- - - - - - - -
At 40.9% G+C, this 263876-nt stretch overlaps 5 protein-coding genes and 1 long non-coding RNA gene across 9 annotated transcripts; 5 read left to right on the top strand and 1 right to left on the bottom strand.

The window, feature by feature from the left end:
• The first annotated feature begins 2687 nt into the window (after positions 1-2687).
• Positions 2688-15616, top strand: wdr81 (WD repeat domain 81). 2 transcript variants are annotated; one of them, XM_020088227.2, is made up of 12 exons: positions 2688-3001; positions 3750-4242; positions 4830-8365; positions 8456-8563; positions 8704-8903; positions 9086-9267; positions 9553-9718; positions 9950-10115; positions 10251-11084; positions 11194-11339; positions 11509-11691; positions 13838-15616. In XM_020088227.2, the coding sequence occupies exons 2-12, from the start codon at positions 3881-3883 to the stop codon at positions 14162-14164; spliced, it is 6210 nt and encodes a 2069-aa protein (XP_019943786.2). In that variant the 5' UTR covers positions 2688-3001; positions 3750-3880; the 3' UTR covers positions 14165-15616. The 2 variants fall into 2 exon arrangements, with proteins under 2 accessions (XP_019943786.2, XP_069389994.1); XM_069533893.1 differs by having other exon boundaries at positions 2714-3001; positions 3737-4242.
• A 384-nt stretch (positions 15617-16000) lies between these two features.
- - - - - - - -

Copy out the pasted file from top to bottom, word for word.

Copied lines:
At 40.9% G+C, this 263876-nt stretch overlaps 5 protein-coding genes and 1 long non-coding RNA gene across 9 annotated transcripts; 5 read left to right on the top strand and 1 right to left on the bottom strand.

The window, feature by feature from the left end:
• The first annotated feature begins 2687 nt into the window (after positions 1-2687).
• Positions 2688-15616, top strand: wdr81 (WD repeat domain 81). 2 transcript variants are annotated; one of them, XM_020088227.2, is made up of 12 exons: positions 2688-3001; positions 3750-4242; positions 4830-8365; positions 8456-8563; positions 8704-8903; positions 9086-9267; positions 9553-9718; positions 9950-10115; positions 10251-11084; positions 11194-11339; positions 11509-11691; positions 13838-15616. In XM_020088227.2, the coding sequence occupies exons 2-12, from the start codon at positions 3881-3883 to the stop codon at positions 14162-14164; spliced, it is 6210 nt and encodes a 2069-aa protein (XP_019943786.2). In that variant the 5' UTR covers positions 2688-3001; positions 3750-3880; the 3' UTR covers positions 14165-15616. The 2 variants fall into 2 exon arrangements, with proteins under 2 accessions (XP_019943786.2, XP_069389994.1); XM_069533893.1 differs by having other exon boundaries at positions 2714-3001; positions 3737-4242.
• A 384-nt stretch (positions 15617-16000) lies between these two features.